Why water slows down at low temperatures

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A scientist at the Institute for Molecular Science has made a breakthrough in understanding why water slows down when it’s supercooled—cooled below its freezing point without turning into ice.

This discovery is crucial for grasping the glass transition in liquids, a process where liquids become glass-like solids.

The study, titled “Unraveling the Dynamic Slowdown in Supercooled Water: The Role of Dynamic Disorder in Jump Motions,” has been published in The Journal of Chemical Physics. It delves into the microscopic mechanisms that control how water behaves when supercooled.

When water is supercooled, it slows down significantly, but without any visible structural changes.

The scientist used molecular dynamics simulations to study the jump dynamics of water molecules, which are tiny movements crucial for changing the structure of water. These simulations revealed that as water gets colder, these jumps don’t follow the expected patterns, due to something called dynamic disorder.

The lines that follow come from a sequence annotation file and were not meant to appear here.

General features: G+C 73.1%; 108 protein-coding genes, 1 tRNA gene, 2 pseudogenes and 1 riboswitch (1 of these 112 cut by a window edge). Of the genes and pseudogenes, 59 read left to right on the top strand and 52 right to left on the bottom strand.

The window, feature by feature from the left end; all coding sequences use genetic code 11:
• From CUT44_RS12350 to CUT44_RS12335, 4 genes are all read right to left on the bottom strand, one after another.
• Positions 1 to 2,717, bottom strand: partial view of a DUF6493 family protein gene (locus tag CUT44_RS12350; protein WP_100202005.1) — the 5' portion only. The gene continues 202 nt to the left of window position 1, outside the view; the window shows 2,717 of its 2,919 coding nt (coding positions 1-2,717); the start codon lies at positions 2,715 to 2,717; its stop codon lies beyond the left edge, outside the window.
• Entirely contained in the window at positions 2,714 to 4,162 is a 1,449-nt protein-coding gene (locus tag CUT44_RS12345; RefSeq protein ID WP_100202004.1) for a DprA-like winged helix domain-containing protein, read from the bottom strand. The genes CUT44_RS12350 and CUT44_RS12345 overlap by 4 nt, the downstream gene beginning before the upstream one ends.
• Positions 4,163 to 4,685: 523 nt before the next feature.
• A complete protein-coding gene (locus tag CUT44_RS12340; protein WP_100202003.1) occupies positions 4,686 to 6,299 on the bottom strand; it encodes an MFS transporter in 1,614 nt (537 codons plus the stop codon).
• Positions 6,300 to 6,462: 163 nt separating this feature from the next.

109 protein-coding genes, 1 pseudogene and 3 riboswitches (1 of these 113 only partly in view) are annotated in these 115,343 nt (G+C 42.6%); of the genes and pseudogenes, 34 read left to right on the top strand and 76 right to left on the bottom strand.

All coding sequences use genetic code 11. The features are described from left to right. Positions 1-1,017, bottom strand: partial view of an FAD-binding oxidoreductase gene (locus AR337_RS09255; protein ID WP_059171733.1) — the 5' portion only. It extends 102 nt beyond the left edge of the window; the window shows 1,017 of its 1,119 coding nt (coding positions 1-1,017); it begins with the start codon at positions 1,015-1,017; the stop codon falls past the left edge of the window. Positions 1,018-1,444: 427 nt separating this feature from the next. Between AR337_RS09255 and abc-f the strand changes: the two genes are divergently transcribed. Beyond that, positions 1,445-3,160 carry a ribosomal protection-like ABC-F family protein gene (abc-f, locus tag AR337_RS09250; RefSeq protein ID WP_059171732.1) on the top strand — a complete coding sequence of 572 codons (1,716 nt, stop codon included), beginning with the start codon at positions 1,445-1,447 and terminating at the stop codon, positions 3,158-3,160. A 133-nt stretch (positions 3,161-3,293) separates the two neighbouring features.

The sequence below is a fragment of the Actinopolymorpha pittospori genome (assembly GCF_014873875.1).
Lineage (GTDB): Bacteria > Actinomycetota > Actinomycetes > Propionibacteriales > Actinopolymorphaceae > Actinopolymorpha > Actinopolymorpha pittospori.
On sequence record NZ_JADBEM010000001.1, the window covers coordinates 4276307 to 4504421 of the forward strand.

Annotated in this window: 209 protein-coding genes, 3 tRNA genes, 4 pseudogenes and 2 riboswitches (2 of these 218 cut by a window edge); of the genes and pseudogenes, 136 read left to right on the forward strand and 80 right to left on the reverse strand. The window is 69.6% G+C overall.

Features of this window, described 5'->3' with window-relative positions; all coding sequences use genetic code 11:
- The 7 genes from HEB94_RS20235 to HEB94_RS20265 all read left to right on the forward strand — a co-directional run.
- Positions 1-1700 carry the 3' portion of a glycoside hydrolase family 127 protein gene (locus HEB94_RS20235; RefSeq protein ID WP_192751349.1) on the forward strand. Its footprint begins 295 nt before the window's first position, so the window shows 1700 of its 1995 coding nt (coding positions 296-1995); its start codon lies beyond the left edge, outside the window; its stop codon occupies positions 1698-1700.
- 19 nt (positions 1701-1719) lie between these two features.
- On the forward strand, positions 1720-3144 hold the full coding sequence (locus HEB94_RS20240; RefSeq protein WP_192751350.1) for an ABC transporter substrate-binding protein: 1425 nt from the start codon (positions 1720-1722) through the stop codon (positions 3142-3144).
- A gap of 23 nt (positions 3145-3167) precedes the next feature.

Dynamic disorder is the competition between slower processes and the jump movements of molecules. The researcher found that the movement of the fourth-nearest oxygen atom to a jumping molecule is a slow process that competes with these jumps at lower temperatures.

This movement happens in a fluctuating environment beyond the first layer of water molecules surrounding the jumping molecule and significantly impacts the jump dynamics.

As the temperature drops, water molecules move more slowly and less consistently. They get trapped in stable, low-density regions. With further cooling, the interactions between molecules become more cooperative, making the jump dynamics more complex and multi-dimensional.

This research advances our understanding of supercooled water and lays the groundwork for future studies on how liquids transition to a glassy state. Glass transition processes are important for many applications, from materials science to everyday products.

The methods developed in this study can also help us understand how the slow movement of various materials leads to glass transitions. Additionally, this research opens the door for future studies on the complex dynamics in other systems, such as proteins.

In summary, this study provides new insights into why water slows down at low temperatures and highlights the importance of dynamic disorder in this process.

It paves the way for further research into the behavior of supercooled liquids and their transition to glassy states, which could have wide-ranging implications in science and industry.